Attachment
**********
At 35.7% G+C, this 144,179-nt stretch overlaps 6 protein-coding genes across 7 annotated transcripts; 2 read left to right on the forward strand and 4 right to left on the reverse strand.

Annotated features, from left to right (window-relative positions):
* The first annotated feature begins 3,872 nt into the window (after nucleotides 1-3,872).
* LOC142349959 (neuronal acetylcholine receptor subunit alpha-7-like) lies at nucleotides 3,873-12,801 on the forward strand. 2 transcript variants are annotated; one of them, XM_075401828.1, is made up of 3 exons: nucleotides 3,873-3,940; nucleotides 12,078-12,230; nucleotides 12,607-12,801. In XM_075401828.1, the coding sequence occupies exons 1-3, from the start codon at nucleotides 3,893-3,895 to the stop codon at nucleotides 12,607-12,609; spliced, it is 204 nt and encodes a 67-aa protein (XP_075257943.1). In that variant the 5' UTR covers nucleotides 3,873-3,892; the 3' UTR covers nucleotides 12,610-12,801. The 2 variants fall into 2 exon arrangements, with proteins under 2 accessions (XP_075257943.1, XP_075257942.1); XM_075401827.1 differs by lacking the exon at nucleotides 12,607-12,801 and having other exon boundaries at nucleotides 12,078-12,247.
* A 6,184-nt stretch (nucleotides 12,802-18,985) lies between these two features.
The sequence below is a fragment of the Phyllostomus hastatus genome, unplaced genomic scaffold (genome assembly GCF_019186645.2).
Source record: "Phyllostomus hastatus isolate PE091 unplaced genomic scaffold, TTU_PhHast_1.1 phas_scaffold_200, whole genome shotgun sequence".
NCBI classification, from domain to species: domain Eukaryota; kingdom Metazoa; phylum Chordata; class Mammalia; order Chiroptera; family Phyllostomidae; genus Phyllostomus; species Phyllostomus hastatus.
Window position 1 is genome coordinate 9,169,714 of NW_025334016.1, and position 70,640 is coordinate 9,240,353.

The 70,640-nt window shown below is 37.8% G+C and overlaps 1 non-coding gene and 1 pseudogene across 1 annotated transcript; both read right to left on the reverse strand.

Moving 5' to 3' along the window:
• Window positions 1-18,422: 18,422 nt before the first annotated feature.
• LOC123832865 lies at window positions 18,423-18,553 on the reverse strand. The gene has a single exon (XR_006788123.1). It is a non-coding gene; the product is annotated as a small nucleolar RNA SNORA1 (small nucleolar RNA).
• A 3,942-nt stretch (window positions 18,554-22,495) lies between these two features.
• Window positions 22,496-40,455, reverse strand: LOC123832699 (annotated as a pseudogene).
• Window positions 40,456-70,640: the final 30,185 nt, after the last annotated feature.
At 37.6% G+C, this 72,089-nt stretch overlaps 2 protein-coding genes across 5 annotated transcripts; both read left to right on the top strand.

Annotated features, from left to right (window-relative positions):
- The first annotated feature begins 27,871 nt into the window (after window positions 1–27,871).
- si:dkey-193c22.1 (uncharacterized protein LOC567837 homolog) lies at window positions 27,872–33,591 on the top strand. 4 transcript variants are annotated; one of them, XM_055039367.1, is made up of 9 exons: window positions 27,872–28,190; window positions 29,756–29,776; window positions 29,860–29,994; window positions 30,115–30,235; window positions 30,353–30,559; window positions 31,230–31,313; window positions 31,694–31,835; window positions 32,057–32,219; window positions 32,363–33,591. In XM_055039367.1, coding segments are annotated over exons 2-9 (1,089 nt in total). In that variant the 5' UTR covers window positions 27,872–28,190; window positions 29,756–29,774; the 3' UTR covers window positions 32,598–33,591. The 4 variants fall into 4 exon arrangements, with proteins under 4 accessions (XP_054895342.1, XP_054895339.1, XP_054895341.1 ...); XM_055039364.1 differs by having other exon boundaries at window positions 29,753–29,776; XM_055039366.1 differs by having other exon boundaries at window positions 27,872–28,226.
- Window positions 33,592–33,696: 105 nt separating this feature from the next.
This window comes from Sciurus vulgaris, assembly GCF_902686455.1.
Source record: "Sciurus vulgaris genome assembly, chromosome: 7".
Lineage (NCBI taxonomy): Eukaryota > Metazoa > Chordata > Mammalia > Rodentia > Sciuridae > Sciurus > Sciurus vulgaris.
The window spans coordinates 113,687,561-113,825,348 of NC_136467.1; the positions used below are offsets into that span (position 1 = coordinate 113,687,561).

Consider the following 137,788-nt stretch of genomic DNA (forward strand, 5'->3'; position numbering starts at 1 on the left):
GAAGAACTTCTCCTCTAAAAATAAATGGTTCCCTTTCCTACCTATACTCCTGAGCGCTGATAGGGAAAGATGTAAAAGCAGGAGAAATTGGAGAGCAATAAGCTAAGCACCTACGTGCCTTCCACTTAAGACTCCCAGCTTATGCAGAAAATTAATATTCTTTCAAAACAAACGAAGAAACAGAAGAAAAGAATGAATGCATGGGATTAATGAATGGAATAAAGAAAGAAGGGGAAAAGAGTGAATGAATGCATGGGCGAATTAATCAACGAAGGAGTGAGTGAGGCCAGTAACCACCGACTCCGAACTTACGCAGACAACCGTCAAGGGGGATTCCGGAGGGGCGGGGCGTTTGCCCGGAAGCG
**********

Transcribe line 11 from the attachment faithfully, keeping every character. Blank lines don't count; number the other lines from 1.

Moving 5' to 3' along the window: